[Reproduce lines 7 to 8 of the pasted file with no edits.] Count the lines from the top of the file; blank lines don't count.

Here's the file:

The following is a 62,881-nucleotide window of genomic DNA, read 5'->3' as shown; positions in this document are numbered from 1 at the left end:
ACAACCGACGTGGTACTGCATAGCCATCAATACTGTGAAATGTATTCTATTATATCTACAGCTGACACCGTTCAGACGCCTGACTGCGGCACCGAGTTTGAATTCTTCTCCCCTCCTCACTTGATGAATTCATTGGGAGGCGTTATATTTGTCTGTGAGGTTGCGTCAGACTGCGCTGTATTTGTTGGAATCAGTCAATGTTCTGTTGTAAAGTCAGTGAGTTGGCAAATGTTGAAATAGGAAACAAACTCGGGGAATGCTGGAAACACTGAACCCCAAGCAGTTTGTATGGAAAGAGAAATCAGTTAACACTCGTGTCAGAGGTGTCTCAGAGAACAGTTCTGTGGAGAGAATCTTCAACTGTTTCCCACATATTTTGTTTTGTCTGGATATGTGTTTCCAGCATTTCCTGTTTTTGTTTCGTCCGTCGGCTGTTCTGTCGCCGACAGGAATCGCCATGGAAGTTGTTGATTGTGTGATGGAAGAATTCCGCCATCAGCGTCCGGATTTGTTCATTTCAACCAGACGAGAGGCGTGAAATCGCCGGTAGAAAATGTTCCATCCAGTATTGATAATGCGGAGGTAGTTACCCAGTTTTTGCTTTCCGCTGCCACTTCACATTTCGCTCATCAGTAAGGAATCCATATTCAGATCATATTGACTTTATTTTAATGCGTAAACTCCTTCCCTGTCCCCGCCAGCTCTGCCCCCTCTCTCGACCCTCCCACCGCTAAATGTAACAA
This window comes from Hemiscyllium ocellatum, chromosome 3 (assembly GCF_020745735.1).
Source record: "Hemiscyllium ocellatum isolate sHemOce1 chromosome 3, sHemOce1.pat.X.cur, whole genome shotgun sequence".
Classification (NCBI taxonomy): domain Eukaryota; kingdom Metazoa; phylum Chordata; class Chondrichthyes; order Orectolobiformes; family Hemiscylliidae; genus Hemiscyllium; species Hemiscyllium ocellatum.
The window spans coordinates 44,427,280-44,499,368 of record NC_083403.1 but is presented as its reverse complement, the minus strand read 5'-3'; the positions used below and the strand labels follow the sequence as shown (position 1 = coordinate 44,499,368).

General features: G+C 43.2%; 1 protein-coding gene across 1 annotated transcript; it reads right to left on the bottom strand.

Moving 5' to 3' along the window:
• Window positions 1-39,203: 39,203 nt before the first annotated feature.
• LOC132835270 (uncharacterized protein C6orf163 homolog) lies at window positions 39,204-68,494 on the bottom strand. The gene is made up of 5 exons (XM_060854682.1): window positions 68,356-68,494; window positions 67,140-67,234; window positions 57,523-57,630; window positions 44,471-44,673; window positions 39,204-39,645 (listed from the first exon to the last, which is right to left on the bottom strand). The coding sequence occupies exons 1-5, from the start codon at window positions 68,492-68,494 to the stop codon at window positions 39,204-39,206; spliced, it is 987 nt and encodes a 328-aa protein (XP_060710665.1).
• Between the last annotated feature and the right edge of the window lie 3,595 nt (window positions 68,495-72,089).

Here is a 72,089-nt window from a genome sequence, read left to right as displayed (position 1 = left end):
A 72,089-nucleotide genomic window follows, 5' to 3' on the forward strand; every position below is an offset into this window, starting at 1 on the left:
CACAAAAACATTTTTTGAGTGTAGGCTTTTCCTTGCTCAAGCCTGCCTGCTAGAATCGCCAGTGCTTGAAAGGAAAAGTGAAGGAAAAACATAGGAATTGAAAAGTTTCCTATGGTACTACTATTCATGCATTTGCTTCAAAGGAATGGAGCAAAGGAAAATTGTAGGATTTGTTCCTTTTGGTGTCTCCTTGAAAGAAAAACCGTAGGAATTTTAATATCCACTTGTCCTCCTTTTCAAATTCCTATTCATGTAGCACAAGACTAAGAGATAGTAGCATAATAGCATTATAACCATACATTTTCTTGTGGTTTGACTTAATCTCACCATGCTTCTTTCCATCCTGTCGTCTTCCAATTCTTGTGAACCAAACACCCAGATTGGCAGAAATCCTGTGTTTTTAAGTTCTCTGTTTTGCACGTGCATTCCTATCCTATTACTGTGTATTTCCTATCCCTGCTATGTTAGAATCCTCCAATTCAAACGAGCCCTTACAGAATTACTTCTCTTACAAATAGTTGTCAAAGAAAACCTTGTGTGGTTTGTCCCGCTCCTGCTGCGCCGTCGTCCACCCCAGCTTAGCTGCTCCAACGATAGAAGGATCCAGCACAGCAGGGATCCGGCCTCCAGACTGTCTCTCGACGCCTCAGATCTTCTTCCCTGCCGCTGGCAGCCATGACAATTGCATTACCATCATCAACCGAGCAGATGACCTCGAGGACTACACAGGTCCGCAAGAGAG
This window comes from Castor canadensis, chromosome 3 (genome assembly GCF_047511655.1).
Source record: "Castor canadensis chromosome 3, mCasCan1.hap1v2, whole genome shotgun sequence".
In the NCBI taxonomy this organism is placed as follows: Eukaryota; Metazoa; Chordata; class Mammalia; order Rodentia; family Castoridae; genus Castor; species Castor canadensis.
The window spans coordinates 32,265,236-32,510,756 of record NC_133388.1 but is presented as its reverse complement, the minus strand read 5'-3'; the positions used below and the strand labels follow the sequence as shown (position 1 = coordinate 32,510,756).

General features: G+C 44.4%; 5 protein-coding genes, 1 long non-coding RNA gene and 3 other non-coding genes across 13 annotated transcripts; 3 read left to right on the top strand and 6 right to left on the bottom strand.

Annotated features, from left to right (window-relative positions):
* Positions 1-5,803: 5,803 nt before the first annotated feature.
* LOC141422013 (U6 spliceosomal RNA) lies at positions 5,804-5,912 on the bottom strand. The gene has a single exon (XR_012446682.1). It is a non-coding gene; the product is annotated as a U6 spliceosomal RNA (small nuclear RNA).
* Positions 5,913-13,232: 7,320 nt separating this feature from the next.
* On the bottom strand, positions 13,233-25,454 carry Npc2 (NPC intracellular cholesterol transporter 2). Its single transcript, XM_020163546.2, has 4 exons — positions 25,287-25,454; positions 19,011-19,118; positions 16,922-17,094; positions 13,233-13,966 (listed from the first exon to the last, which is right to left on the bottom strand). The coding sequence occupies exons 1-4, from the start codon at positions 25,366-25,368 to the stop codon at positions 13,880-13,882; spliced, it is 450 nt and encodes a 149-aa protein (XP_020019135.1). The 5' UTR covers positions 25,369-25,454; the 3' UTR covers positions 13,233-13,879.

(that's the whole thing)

General features: G+C 43.2%; 1 protein-coding gene across 1 annotated transcript; it reads right to left on the bottom strand.

Moving 5' to 3' along the window: